As a send off, here is a photo of how I used the LC4.  Like I said, its at home anywhere, with anything.

Ginevra Held Interior Design

Where to buy:
1. Lounge and Ottomon by Charles and Ray Eames, $4,935.00 - $6,435.00 Design Within Reach.
2. Panton Chair by Vernor Panton, the Classic $1,675 and Regular $310 Hive Modern.
3. Wassily Chair by Marcel Breuer, $2498 Hive Modern.
4. Tulip Armchair by Eero Sarrinen, $1720 Hive Modern.
5. LC4 Chaise Longue by Le Corbusier, Perriand, Jeanneret, $3,875.00 - $4,810.00 Design Within Reach.

Interior Design: Styling, not just for Photo Shoots by Ginevra Held

I've been doing a lot of styling work for photos here at the Farmhouse, and I wanted to share how that translates to your own home.

Whenever you see a photo of in interiors in a design magazine, it has been heavily styled.  The place has not just been cleaned and decluttered, its has been styled.  A stylist's job is essentially to create a mise en scene, the idea that someone lives in that home, that the place has life.  Good styling is subtle but transformative. I think of all the painting periods, Styling is most like the work of the Dutch masters like Vermeer.  Intimate and with a close attention to detail.  Many designers hire a stylist for the shoot, or a photographer has one on hand.  Personally, I like to do the styling myself, and one of my design heroes, Vicente Wolf does as well.  In fact, he also takes his own photos, which I am hoping to learn eventually as well.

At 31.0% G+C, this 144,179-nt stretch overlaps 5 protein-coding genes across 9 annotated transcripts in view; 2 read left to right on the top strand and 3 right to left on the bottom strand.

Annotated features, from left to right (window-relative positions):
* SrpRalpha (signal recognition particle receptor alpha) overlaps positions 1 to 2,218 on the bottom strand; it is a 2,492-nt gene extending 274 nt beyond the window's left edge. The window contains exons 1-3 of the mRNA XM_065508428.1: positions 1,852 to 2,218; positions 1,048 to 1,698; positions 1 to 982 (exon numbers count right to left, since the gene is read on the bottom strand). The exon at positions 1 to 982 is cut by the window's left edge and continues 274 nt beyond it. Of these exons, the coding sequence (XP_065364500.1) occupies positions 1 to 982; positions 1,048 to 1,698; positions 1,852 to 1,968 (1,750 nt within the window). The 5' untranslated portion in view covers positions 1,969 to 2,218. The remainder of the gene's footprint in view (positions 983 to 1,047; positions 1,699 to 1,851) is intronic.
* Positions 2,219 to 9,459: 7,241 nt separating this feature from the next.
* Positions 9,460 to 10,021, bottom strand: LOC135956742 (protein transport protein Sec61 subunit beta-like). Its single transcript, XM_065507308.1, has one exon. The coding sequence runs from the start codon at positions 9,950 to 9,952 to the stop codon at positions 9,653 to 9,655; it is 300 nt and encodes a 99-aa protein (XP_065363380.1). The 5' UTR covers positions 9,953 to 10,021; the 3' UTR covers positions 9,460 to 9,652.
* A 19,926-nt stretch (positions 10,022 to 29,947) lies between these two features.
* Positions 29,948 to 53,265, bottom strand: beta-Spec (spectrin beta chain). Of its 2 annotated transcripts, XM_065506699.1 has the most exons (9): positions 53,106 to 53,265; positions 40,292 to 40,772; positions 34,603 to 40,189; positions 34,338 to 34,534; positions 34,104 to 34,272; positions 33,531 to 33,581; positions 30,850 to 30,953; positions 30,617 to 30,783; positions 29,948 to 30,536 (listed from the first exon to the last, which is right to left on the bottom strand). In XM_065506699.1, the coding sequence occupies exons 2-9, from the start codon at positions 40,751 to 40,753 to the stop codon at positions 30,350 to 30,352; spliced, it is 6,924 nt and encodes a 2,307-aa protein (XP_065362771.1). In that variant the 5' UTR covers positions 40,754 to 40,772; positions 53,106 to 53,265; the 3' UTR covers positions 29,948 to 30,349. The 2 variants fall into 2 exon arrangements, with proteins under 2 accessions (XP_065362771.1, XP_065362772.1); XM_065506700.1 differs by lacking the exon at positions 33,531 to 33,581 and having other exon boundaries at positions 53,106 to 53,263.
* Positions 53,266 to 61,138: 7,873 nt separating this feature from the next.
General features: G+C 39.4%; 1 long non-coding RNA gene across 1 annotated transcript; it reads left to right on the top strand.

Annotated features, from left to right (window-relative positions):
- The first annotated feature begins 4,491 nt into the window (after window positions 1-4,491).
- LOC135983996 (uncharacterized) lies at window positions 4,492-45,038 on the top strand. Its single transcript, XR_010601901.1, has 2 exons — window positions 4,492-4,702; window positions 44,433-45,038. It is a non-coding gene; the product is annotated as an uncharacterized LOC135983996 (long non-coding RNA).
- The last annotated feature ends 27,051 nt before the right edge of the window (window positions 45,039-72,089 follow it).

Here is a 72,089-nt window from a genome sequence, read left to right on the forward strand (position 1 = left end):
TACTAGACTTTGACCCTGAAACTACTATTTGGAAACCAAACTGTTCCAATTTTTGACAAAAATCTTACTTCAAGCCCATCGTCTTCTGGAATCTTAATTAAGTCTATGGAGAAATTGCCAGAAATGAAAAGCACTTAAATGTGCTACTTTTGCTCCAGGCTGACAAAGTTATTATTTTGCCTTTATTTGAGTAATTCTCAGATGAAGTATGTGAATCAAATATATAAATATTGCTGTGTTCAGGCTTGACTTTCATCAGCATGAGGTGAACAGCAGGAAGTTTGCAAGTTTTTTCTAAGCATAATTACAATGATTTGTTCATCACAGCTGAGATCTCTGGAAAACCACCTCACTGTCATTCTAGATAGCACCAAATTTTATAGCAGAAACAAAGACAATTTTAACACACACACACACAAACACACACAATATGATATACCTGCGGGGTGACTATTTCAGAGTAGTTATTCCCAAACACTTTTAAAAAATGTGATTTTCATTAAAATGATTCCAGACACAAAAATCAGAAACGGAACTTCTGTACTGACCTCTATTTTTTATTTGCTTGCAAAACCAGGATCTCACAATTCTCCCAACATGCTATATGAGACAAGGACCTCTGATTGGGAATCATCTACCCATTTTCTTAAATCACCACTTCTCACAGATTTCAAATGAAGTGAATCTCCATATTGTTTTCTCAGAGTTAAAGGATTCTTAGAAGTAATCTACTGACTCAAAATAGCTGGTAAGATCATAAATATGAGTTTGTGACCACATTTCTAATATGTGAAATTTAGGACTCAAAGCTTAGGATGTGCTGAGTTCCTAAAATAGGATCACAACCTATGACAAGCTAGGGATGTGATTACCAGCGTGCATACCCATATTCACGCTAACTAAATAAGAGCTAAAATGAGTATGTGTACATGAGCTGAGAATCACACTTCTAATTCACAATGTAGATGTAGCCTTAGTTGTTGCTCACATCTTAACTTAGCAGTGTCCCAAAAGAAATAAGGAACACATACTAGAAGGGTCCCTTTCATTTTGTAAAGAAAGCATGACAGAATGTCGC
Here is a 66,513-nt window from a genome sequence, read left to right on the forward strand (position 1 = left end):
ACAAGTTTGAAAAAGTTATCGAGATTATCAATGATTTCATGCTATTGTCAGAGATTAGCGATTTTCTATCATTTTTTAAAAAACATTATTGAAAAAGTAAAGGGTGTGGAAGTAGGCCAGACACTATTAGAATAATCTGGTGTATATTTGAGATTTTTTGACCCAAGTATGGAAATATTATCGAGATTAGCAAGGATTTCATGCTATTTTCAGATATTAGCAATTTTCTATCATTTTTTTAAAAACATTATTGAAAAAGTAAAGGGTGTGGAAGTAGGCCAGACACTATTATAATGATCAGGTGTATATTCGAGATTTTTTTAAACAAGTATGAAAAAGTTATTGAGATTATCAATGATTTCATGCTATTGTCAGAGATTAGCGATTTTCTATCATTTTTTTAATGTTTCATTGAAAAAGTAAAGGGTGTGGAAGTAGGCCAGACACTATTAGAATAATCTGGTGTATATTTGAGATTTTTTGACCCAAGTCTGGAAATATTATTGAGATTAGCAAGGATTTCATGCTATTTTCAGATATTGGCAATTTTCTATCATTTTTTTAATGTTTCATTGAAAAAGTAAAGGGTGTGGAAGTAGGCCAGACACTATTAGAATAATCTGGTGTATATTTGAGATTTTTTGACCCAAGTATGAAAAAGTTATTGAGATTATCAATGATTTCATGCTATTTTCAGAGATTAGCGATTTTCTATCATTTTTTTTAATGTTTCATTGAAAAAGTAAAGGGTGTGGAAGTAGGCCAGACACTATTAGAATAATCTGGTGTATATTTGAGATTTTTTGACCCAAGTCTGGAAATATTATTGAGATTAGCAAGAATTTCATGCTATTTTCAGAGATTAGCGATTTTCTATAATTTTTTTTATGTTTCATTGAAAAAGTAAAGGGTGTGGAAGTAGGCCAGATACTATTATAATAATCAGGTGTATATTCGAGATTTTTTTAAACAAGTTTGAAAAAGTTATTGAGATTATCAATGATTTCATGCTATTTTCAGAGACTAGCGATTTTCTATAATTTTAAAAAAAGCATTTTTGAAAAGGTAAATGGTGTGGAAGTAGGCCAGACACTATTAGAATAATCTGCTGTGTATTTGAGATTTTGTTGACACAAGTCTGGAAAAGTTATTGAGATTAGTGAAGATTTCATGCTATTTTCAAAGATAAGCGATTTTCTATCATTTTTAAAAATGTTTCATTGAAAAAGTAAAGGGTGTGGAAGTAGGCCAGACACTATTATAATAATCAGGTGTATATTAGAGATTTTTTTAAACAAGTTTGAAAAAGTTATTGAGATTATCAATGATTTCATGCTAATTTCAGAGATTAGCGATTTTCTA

Anyway, styling is about creating these mise en scene. You probably have a lot of objects and props, as I like to call them on hand already.  

My favorite things to style with: books, flowers (always!), small objects, pillows!, mirrors! and fabric.  It's all about creating a layered look and an environment that is a reflection of you.  The personal objects in your life should be put on display neatly and deliberately.  

All surfaces in your home deserve a little styling.  Side tables, coffee tables, dining tables, chairs, bookshelves etc.

And most fun, it doesn't have to be permanent, you can move things around and choose to hide or display different things at different times.  It's like decorating for the holidays, but all year long. Decorating for your life!

In the photo at the top I used a combination of books, objets, flowers, fabric and a mirror to create what I called "Miss Havisham's Reading Nook"  It has a soft dilapidation which I like.  I imagine this little nook as a lovely place to read while the sun pours in.

Here is another I did:

Here, I relied heavily on pillows, both on the bed and in the window area.  I took what was a window ledge and made it into a cozy reading seat by adding pillows.  Ah, the power of pillows!

And another: